$<\!\!\!H_{steel}\!\!\!>$. $I$ is the current through the coil. We note that
the first term is proportional to $I$ and it represents the field
created in idealized iron by the magnet current. The second term
describes the field lost in driving the iron. All saturation and
hysteretic terms due to iron remanence are described by $<\!\!\!H_{steel}\!\!\!>$.}
\vfill
\begin{flushright}
\tiny
21-Sep-1999 IMMW \\
Hysteresis Fits\\
Bruce C. Brown
\end{flushright}
\end{slide}
\begin{slide}
\centerline{
\resizebox{\textwidth}{!}{\rotatebox{270}{
\includegraphics{IQC020-0_b.eps}}}
}
Let us look at some typical data for magnet strength.
Note that there is both an up ramp and
a down ramp measurement on this plot.
\vfill
\begin{flushright}
\tiny
21-Sep-1999 IMMW \\
Hysteresis Fits\\
Bruce C. Brown
\end{flushright}
\end{slide}
\begin{slide}
\centerline{
\resizebox{5in}{!}{\rotatebox{270}{
\includegraphics{IQC020-0_bnl.eps}}}
}
\small
To see the effects of $<\!\!\!H_{steel}\!\!\!>$, we
subtract a term linear in current. It can be
from fitting the previous plot or by
calculation from pole geometry and
the number of turns. We see two sorts of
contributions in this plot. The upramp
strength is less than the downramp strength (hysteresis)
and there is a sharp change at high field (saturation).
\vfill
\begin{flushright}
\tiny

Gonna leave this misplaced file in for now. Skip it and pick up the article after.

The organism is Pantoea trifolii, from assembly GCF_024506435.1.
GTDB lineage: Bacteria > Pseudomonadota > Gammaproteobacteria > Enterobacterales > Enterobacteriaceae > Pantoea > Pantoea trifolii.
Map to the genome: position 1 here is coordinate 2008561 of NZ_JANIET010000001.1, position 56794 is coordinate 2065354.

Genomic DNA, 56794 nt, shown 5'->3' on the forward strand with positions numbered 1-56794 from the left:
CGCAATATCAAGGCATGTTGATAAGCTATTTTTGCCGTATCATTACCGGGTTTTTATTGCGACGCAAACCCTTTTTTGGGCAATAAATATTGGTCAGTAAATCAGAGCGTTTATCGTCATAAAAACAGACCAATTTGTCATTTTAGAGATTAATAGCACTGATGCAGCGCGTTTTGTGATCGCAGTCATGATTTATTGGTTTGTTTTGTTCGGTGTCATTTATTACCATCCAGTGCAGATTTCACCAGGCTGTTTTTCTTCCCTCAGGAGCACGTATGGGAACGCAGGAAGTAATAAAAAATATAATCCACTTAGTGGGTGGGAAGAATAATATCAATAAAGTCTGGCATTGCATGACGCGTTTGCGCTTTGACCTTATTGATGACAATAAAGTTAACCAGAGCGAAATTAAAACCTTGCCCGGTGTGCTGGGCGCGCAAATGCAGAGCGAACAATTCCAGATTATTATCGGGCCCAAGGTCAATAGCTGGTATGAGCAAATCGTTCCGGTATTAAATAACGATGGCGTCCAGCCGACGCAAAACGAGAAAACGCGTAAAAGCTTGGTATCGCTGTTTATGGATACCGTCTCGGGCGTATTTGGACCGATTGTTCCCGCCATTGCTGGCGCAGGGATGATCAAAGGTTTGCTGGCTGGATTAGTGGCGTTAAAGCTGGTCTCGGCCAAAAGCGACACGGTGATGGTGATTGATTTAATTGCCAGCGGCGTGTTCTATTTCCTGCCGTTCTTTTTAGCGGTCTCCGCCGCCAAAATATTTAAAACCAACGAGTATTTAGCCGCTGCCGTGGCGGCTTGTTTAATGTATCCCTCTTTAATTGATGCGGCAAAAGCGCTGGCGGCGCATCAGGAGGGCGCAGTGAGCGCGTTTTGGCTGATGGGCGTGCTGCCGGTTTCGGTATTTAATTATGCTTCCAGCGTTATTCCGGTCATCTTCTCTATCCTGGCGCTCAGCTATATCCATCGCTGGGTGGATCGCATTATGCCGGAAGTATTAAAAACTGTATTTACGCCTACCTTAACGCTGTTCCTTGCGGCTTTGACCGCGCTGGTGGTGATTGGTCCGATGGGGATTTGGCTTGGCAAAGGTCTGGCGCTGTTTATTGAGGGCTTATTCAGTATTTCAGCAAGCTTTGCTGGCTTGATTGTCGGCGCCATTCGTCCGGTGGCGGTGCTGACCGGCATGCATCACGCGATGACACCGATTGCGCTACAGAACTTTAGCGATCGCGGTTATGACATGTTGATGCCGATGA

21-Sep-1999 IMMW \\
Hysteresis Fits\\
Bruce C. Brown
\end{flushright}
\end{slide}
\begin{slide}
\centerline{
\resizebox{5in}{!}{\rotatebox{270}{
%\resizebox{\textwidth}{!}{\rotatebox{270}{
\includegraphics{IDA114-0_uprmp_hyst.eps}}}
}
Before selecting an analytic fitting form, we need to examine
additional measurements which will guide our choices. If
we perform measurements with a series of different minimum (reset)
fields we find a family of similar curves for the non-linear
field.
\vfill
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\tiny
21-Sep-1999 IMMW \\
Hysteresis Fits\\
Bruce C. Brown
\end{flushright}
\end{slide}
\begin{slide}
\centerline{
\resizebox{5in}{!}{\rotatebox{270}{
%\resizebox{\textwidth}{!}{\rotatebox{270}{
\includegraphics{IDA114-0_dnrmp_hyst.eps}}}
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The results for measurements with various peak excitations
again have an obvious pattern with shapes very suggestive
of the same form.
\vfill
\begin{flushright}
\tiny
21-Sep-1999 IMMW \\